The Future of the “Family”

By: Katie Burch, J.D. Candidate ’14 | July 14, 2013

Depending on where you call home, your definition of the word “family” may range from as those immediate blood relatives that you are morally obligated to share a Thanksgiving table to the social network that you connect with on a daily basis.

But the process of how we humans become kindred spirits has never really been the decision of any one individual. Since the dawning of time, religious and political factions alike have altered the landscape of whom we may choose to call family – and not without some controversy.

Political challenges to what defines the family structure also became apparent in 2010 when Congress enacted the Patient Protection and Affordable Care Act. Among other things, the major healthcare reform initiative requires that employers with fifty or more workers provide contraceptive as part of their health insurance plans – at no charge to employees. As of today, over 200 plaintiffs – including hospitals, universities, businesses, schools and individuals – have filed approximately 62 cases against the law, arguing that it unjustly burdens religious freedoms on whether to bear and beget children.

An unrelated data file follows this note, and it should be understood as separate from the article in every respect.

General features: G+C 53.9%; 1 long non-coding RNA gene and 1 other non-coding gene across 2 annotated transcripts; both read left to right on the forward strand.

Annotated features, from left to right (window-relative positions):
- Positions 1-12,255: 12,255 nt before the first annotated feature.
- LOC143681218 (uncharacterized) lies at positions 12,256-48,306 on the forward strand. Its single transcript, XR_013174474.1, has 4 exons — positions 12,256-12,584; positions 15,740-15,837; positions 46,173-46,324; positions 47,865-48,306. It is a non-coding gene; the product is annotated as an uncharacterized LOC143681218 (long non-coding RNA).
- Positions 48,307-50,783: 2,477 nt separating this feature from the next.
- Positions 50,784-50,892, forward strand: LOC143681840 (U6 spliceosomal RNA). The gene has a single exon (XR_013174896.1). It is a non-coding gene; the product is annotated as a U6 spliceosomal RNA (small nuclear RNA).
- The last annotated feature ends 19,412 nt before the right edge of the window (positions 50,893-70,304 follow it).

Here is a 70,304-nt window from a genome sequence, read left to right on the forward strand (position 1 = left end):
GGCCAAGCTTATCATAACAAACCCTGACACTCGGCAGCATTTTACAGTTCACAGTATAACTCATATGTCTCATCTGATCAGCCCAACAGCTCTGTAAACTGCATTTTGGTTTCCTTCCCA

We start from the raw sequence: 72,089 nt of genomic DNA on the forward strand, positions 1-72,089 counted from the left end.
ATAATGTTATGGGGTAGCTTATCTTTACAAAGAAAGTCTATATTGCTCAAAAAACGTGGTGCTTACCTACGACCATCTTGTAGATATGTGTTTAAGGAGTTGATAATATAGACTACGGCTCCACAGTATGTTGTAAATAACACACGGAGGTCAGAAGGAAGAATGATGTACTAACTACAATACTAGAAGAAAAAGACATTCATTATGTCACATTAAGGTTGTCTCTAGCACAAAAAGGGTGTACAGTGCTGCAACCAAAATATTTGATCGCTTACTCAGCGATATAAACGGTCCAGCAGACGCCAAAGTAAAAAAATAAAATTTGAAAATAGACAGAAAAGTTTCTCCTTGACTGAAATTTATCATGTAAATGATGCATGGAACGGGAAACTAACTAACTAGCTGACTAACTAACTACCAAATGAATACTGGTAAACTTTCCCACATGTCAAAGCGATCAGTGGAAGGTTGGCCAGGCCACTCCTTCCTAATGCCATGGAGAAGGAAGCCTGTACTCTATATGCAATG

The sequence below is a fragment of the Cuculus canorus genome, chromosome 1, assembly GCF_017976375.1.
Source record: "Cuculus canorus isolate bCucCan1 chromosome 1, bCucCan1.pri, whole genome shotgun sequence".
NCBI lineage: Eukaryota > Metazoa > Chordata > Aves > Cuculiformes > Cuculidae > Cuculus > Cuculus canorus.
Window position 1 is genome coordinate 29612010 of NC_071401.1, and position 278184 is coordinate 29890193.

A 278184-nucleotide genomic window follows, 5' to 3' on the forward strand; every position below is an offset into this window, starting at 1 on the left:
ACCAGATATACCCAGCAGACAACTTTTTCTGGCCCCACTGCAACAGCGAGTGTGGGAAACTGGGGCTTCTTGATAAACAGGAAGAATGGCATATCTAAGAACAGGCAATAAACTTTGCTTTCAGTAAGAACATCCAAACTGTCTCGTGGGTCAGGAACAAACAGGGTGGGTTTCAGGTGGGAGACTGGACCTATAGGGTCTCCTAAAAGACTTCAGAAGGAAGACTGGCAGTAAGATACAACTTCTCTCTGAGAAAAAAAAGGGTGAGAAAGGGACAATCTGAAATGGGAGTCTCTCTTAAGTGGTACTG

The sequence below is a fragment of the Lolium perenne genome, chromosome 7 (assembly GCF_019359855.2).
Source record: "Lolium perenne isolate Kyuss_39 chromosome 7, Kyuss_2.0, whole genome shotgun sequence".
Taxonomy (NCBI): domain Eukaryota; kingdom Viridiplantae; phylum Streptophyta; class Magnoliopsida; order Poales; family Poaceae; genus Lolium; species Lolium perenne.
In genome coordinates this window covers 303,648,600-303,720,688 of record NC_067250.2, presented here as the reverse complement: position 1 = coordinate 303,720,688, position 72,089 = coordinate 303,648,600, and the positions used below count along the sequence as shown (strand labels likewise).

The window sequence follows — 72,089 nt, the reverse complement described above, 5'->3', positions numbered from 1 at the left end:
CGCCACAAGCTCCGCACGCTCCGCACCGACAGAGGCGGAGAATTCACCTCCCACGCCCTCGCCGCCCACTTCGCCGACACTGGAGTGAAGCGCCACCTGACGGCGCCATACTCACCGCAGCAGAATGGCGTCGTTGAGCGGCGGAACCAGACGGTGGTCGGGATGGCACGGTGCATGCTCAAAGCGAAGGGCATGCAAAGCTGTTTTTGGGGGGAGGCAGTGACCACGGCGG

And don’t think that strictly religious groups have kept their mouth shut on the matter.

The United States Conference of Catholic Bishops has rejected the Obama Administrations proposal for insurance companies – rather than religious hospitals, universities or charities – to provide contraceptive and sterilization coverage. The rejection follows two previous rejections of the Administration’s proposals. Speaking for the conference, president Cardinal Timothy Dolan cited multiple conflicts with the plan and the Judeo-Christian heritage.

Most recently, the United States Supreme Court has weighed in on the familial debate when it issued two highly anticipated rulings on gay marriage. In a 5-4 vote, the high court ruled that the federal Defense of Marriage Act, which defines marriage as union between one man and one woman, was unconstitutional. In a separate ruling, the Court declined to tackle the broader issue of the legality of gay marriage when it decided that supporters of Proposition 8, a 2008 ballot measure that outlawed same-sex marriage in California, lacked the standing necessary to bring the case to the court .

But in a world where everyone has an opinion on who and how we should order the individuals of our home, the future of the “family” can only be understood by looking at the historical aspects of family law in four primary developments: divorce, marriage, adoption, and parentage.

In an article entitled “Family Law’s Challenge to Religious Liberty,” author Raymond C. O’Brien sets out an intelligent framework of the challenges made to the family structure through private-ordering, including reactions to the challenges by worldview adherents. By doing so, O’Brien shines a light on the potential future of the family framework in his analysis of the historical, religious reactions to challenges made to family law structures.